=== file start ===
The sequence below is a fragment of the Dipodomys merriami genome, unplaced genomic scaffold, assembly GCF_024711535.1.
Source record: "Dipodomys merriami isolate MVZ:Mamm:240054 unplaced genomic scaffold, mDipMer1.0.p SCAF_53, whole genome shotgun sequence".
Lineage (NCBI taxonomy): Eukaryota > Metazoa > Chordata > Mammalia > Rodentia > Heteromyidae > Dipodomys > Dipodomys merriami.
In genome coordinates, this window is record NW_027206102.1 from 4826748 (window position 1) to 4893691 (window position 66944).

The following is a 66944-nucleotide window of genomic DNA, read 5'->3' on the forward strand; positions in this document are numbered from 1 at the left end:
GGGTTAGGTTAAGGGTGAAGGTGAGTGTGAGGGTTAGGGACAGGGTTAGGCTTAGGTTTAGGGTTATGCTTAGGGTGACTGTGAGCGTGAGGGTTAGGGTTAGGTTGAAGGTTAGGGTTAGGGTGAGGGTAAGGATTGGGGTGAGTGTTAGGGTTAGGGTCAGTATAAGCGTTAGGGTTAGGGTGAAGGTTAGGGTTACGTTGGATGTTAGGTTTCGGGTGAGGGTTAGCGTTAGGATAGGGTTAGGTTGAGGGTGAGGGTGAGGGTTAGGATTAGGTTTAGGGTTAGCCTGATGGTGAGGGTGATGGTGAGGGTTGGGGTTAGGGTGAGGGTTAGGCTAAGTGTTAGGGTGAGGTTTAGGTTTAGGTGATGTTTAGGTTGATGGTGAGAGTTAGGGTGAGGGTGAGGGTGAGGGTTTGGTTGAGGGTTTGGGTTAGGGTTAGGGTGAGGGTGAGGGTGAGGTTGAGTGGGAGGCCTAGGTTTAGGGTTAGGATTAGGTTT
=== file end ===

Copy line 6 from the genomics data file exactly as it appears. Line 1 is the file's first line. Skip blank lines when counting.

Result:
GGGTTAGGTTAAGGGTGAAGGTGAGTGTGAGGGTTAGGGACAGGGTTAGGCTTAGGTTTAGGGTTATGCTTAGGGTGACTGTGAGCGTGAGGGTTAGGGTTAGGTTGAAGGTTAGGGTTAGGGTGAGGGTAAGGATTGGGGTGAGTGTTAGGGTTAGGGTCAGTATAAGCGTTAGGGTTAGGGTGAAGGTTAGGGTTACGTTGGATGTTAGGTTTCGGGTGAGGGTTAGCGTTAGGATAGGGTTAGGTTGAGGGTGAGGGTGAGGGTTAGGATTAGGTTTAGGGTTAGCCTGATGGTGAGGGTGATGGTGAGGGTTGGGGTTAGGGTGAGGGTTAGGCTAAGTGTTAGGGTGAGGTTTAGGTTTAGGTGATGTTTAGGTTGATGGTGAGAGTTAGGGTGAGGGTGAGGGTGAGGGTTTGGTTGAGGGTTTGGGTTAGGGTTAGGGTGAGGGTGAGGGTGAGGTTGAGTGGGAGGCCTAGGTTTAGGGTTAGGATTAGGTTT